As the fashion show at the recent attempted to demonstrate, this television is all about design. From the mirror finish on the stand to the red powder-coated rear (which no-one will ever see), this is a seriously blinged-up set.
From a distance, it bears a more than passing resemblance to Loewe's high-end Spheros TV with its elongated black bezel and round power-button-thing. And while we're on the latter: what is with that? Definitely the TV's most distinctive feature, this touch-capacitive power ring is actually a hole clear through to the other side. We're not going to ruminate on this any further, but we'll just say there's probably a reason the US version has a plastic cover preventing anything from going through it...
In comparison, the supplied remote control is a little drab — even if it does feature a plastic, faux-leather finish. It's friendly enough, though, with large, simple buttons and a sensible layout.
For a TV worth 25 hundred dollars, you may be looking at the features list and wondering what else — apart from the admittedly sophisticated design — you are getting for your money. While it's missing the ultra-fashionable 100Hz mode, the features it does have are arguably more useful anyway.
A few specs first: this is a 1920x1080 television with a built-in HD tuner and a claimed 50,000 to 1 dynamic contrast ratio. We applaud the TV's inclusion of four HDMI ports, as you can never have too many, but this also means it only comes at the expense of only two component inputs and one each of S-Video and composite. This is a device for the HD junkie, clearly.
The tagline "she's intelligent" from the hammy ad refers to the television's "Intelligent Sensor" which monitors the lighting conditions of your room and uses 4,096 RGB sensing steps to optimise the picture quality accordingly.
Tweakers and professionals, however, will probably appreciate the inclusion of two ISF-calibrated modes instead, and though they may need some further adjustment to suit your own living space it's something the Scarlet's competitors don't have — or at least don't advertise.
Like many of its competitors, LG has added a USB port to its television which enables you to view photos and play MP3s, but unfortunately not one of the more popular formats we can imagine this would be handy for: DivX.
Generally, we were quite impressed by the performance of the 42LG60FD, and especially when utilising the aforementioned ISF presets. Whether you're hooking up a , , or using the excellent on-board tuner this is a set that shines in high definition. Colours are natural, blacks agreeably deep (for LCD) and detail levels high.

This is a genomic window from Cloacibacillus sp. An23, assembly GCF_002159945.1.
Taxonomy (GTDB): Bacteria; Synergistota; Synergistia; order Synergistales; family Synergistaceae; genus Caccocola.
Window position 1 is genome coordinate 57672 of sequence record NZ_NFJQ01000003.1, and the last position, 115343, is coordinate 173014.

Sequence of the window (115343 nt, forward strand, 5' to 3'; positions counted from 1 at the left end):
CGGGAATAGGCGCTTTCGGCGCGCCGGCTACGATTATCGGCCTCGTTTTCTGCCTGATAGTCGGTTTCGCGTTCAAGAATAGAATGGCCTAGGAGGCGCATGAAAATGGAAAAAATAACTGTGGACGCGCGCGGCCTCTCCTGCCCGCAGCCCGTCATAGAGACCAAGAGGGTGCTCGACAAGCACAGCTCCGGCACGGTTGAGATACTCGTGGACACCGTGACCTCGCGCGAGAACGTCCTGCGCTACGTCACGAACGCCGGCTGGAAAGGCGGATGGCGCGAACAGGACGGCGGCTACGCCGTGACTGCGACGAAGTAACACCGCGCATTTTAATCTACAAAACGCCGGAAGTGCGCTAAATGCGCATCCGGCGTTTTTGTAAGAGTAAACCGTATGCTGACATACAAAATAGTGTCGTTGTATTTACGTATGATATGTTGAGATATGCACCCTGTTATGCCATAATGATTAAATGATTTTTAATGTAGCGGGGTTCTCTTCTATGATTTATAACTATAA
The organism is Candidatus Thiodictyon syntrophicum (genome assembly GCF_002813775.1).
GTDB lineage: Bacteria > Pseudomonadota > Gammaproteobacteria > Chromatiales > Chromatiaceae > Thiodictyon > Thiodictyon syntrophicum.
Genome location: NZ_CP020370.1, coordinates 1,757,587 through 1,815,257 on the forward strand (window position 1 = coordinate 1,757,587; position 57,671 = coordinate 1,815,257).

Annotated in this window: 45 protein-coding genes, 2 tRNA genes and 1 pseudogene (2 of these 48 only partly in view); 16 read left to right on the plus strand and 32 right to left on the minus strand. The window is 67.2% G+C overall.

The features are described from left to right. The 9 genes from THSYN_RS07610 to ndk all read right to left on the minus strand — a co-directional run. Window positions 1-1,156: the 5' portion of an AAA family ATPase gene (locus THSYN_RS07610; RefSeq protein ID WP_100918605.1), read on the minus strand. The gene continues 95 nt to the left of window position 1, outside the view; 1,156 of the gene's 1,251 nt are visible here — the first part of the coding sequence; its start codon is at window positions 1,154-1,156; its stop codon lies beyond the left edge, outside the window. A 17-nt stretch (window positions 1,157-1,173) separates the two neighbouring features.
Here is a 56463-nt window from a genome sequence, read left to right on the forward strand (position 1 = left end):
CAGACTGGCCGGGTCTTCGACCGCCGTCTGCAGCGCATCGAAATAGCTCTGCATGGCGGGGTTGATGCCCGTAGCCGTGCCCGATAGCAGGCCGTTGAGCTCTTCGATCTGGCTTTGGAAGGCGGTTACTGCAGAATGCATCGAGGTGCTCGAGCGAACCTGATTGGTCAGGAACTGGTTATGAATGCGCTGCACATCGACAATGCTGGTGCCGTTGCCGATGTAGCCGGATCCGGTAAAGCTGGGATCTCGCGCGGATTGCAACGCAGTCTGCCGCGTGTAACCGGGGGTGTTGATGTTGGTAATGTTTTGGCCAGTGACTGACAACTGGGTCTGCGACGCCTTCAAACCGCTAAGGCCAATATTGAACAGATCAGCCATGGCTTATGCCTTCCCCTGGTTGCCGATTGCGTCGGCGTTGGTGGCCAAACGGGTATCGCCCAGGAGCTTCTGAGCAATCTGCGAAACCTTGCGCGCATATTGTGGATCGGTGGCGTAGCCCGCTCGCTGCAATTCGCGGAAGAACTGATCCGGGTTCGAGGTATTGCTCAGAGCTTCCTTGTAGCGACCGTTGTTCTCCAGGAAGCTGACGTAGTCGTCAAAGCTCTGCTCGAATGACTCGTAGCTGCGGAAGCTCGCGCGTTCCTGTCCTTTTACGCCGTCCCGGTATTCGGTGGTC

Whether it was movie watching or synthetic benchmark testing, the LG did extremely well. It even aced the HQV imaging tests on Blu-ray — something even the well-regardedcouldn't manage.
We were even taken aback by the quality of the analog tuner — it's uncommonly good. In fact, reception on Channel 10 in particular was so clear we had to double-check if the TV had switched to the digital tuner by mistake.
All pretty positive so far, so what are the downsides? Well, firstly: despite being tuned by audiophile Mark Levinson himself, the sound is mostly rubbish. Sure, the speaker grilles are "invisible" but we'd take performance over looks every time. The standard mode is quite nasally and music is also quite bad — which is funny given this TV plays MP3s — and only when switching to the SRS TruSurround XT mode did the audio quality gain any degree of naturalness. Invest in a sound system instead, we say.
The LG has been criticised elsewhere for a shallow viewing angle, and while at the extremes and when viewed from above, the set loses blacks, it's still watchable. If sitting in front though you'll get about 100 degrees of decent picture quality — so unless you've got the football team over to watch TV in your corridor, this should suit most spaces.
Another minor problem is that HDMI input takes a long time to handshake — there was a lag of five to six seconds between changing inputs, which also made it difficult in our testing to do direct A/B comparison between an external tuner and the LG's.
And from the realms of the Twilight Zone comes our final point: the television puts out a lot of infrared energy, and we're not sure why. We experienced a lot of remote weirdness, with IR sensors on our other gear lighting up only when the TV was on, and our Marantz receiver randomly turning itself off. And it had nothing to do with the power ring as we first thought. Puzzling.
We had a lot of fun playing with the LG 42LG60FD, and though it's predisposed to style first we don't think it's been at the expense of picture quality. If you want better black performance then a plasma TV is the only way to go, but we think owners of this unit will be pleasantly surprised by its overall performance.